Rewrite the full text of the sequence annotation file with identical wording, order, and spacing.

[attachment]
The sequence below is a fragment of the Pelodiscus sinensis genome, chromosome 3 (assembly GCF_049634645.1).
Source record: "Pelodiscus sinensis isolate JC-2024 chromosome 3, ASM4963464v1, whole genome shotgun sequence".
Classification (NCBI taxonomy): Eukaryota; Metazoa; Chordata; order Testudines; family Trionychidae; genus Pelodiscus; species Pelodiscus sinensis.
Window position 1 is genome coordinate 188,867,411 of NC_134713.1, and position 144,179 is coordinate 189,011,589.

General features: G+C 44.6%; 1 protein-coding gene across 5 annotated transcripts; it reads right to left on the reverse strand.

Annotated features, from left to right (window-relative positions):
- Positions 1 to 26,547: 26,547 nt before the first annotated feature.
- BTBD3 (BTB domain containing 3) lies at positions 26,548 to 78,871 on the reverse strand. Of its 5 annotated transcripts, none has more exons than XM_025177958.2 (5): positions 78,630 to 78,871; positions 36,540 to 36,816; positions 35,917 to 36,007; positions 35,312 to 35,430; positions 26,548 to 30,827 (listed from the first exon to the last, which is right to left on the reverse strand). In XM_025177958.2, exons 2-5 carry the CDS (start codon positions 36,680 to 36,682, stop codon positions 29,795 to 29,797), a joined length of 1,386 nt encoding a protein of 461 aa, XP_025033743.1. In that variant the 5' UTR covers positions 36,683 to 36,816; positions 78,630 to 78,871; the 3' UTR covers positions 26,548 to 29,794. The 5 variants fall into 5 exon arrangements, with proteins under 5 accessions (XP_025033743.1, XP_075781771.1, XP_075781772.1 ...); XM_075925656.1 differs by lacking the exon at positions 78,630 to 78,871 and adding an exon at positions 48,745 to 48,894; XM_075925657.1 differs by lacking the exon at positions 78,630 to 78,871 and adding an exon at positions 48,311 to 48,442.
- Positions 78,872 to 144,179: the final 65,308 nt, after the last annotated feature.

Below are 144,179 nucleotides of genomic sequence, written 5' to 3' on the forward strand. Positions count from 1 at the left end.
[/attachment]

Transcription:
The sequence below is a fragment of the Pelodiscus sinensis genome, chromosome 3 (assembly GCF_049634645.1).
Source record: "Pelodiscus sinensis isolate JC-2024 chromosome 3, ASM4963464v1, whole genome shotgun sequence".
Classification (NCBI taxonomy): Eukaryota; Metazoa; Chordata; order Testudines; family Trionychidae; genus Pelodiscus; species Pelodiscus sinensis.
Window position 1 is genome coordinate 188,867,411 of NC_134713.1, and position 144,179 is coordinate 189,011,589.

General features: G+C 44.6%; 1 protein-coding gene across 5 annotated transcripts; it reads right to left on the reverse strand.

Annotated features, from left to right (window-relative positions):
- Positions 1 to 26,547: 26,547 nt before the first annotated feature.
- BTBD3 (BTB domain containing 3) lies at positions 26,548 to 78,871 on the reverse strand. Of its 5 annotated transcripts, none has more exons than XM_025177958.2 (5): positions 78,630 to 78,871; positions 36,540 to 36,816; positions 35,917 to 36,007; positions 35,312 to 35,430; positions 26,548 to 30,827 (listed from the first exon to the last, which is right to left on the reverse strand). In XM_025177958.2, exons 2-5 carry the CDS (start codon positions 36,680 to 36,682, stop codon positions 29,795 to 29,797), a joined length of 1,386 nt encoding a protein of 461 aa, XP_025033743.1. In that variant the 5' UTR covers positions 36,683 to 36,816; positions 78,630 to 78,871; the 3' UTR covers positions 26,548 to 29,794. The 5 variants fall into 5 exon arrangements, with proteins under 5 accessions (XP_025033743.1, XP_075781771.1, XP_075781772.1 ...); XM_075925656.1 differs by lacking the exon at positions 78,630 to 78,871 and adding an exon at positions 48,745 to 48,894; XM_075925657.1 differs by lacking the exon at positions 78,630 to 78,871 and adding an exon at positions 48,311 to 48,442.
- Positions 78,872 to 144,179: the final 65,308 nt, after the last annotated feature.

Below are 144,179 nucleotides of genomic sequence, written 5' to 3' on the forward strand. Positions count from 1 at the left end.